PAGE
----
Beach volleyball a popular spectator sport
ATHENS, Greece -- A bikini-clad team of cheerleaders at the Olympic beach volleyball tournament are not proving popular with everyone.
Fans arriving at the Olympic Beach Volleyball Center by the Greek coast on Saturday were greeted by the sight of 12 women wearing skimpy, orange bikinis and dancing up a storm in the sand.
Australian player Nicole Sanderson was not impressed. "It's disrespectful to have other girls in bikinis out there dancing," she said while her partner, Sydney gold medalist Natalie Cook, said that if there were men out on the court dancing it could equal things out.
Organizers admit they use dancers in bikinis and sex appeal as much as athletic ability to sell the sport -- a demanding two-on-two form of volleyball made even more difficult by playing on sand.
It has worked.
Ever since it debuted as a medals sport in Atlanta in 1996, beach volleyball has been one of the most popular spectator sports of the Games -- in part due to the bikinis worn by women players and the muscle-baring singlets for the men.
At Bondi Beach in Australia in 2000, it attracted the fifth largest television audience of all the sports at the Games. The "dance team," which performs in between sets, matches and at most timeouts, is a common sight on the international beach volleyball tour but rare at traditional Olympic events.
On the first day of the Athens preliminary-round matches, the dancers revved up the boisterous, beer-drinking crowd of several thousand who clapped, cheered and sang along to "Highway to Hell" between points. A disc-jockey blasted rock-and-roll and 1950s beach music in between each point and announcers egged on the crowd in Greek and English.
Noting that beach volleyball fans would never hear requests for "quiet please" at a match, the announcers urged fans to stand and get rowdy in support of the players.
"Come on everybody, clap your hands," yelled the announcer during a men's match between Canada and Switzerland. "Stomp, stomp, clap, clap."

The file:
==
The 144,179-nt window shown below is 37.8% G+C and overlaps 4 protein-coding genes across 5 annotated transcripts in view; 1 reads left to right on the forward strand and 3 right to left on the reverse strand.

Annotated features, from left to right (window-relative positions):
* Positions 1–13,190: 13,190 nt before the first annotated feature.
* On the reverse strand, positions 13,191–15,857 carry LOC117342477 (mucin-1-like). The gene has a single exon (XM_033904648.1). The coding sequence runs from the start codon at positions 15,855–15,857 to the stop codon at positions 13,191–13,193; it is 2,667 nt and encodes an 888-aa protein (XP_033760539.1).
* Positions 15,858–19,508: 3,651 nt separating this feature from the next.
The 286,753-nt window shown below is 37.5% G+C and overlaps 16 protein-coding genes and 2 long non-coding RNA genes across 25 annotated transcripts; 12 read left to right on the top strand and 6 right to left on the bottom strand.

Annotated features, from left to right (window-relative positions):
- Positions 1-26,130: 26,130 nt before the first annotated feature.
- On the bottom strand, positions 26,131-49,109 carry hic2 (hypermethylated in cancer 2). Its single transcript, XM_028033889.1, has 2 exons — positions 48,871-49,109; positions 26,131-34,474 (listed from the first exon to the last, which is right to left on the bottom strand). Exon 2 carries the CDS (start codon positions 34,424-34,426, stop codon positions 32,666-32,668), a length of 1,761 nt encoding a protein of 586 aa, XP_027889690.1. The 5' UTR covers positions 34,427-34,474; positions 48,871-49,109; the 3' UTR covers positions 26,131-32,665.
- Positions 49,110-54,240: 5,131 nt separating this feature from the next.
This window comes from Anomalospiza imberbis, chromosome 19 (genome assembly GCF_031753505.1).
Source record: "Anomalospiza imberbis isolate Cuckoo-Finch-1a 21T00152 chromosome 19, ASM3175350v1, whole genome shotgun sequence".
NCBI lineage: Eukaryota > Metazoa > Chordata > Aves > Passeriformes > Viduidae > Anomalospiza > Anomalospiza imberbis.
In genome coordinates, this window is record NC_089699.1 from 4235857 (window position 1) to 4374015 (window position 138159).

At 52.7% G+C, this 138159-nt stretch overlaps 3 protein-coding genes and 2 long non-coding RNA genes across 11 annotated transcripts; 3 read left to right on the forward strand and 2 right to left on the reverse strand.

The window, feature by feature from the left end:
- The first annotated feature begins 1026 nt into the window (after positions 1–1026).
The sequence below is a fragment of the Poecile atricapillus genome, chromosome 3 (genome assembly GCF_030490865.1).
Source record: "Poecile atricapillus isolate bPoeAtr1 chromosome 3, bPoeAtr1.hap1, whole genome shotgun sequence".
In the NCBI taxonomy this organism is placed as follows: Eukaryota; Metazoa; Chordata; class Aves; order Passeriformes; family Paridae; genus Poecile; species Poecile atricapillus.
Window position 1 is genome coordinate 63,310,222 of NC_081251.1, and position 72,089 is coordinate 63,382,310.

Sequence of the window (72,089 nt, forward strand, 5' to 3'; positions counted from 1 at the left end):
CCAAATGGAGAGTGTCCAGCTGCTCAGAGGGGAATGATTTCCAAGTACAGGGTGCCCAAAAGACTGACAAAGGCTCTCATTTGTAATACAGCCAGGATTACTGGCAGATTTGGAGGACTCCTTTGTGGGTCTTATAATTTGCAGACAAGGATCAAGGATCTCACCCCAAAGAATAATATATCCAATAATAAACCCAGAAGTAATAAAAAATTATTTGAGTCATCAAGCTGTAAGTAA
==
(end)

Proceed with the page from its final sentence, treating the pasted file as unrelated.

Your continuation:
Someone was missing from U.S. gymnast Mohini Bhardwaj's cheering section.
Former "Baywatch'' star Pamela Anderson wasn't at Sunday's preliminaries, and Bhardwaj wasn't sure if the actress would make Tuesday night's team finals.
The actress gave Bhardwaj $20,000 after learning she was selling raffle tickets to help pay for training. The donation raised Bhardwaj's profile significantly and Anderson later brought a large group of fans to the Olympic trials in Anaheim, Calif.
"I'm not disappointed,'' Bhardwaj said. "I know security is an issue for her all the time.''
Australian runner Cathy Freeman, who won the 400-meter gold in Sydney, insists she has no regrets after retiring last year and can't envision a comeback.
"I can't see any change of heart,'' she said. "It was a big, big decision for me to walk away from the track. It wasn't even a decision -- I just followed my heart. I can't see myself making any sort of comeback whatsoever.''
Freeman is involved in television commentary, writing newspaper columns, promoting sponsors and doing charity work but remains undecided on a permanent career.
"I'm looking at everything at the moment, and that's completely overwhelming. I haven't exactly decided where my burning ambition is going to take me right now,'' she said.
Basharmal Sultani was beaten in his first-round boxing match. But in the eyes of the crowd, the Afghan welterweight was a big winner.
Sultani, the only boxer in Afghanistan's four-member delegation in Athens, was supported by dozens of frenzied, screaming fans, most waving an Afghan flag or wearing white T-shirts with the flag on the chest.
They packed one corner of Peristeri Olympic Boxing Hall. Each time Sultani landed a punch or charged at Egypt's Mohamed Hikal, they erupted in cheers or chants of "Sultani! Sultani!''
Although Hikal won 40-12 in one of the day's most one-sided fights, Sultani got another ovation when he left the ring.
Gisela Morales is a swimmer who blames her failure in the Olympics on the ground, not the pool. She said she enjoyed marching in the opening ceremony but that it left her too weary to compete.
"That parade killed me,'' the Guatemalan said after being eliminated in the 200 backstroke. "I stood there for nearly nine hours and went to bed after 2 a.m. Everything was really nice, but when the time came for competition I was exhausted.''
Information from Reuters and The Associated Press was included in this report.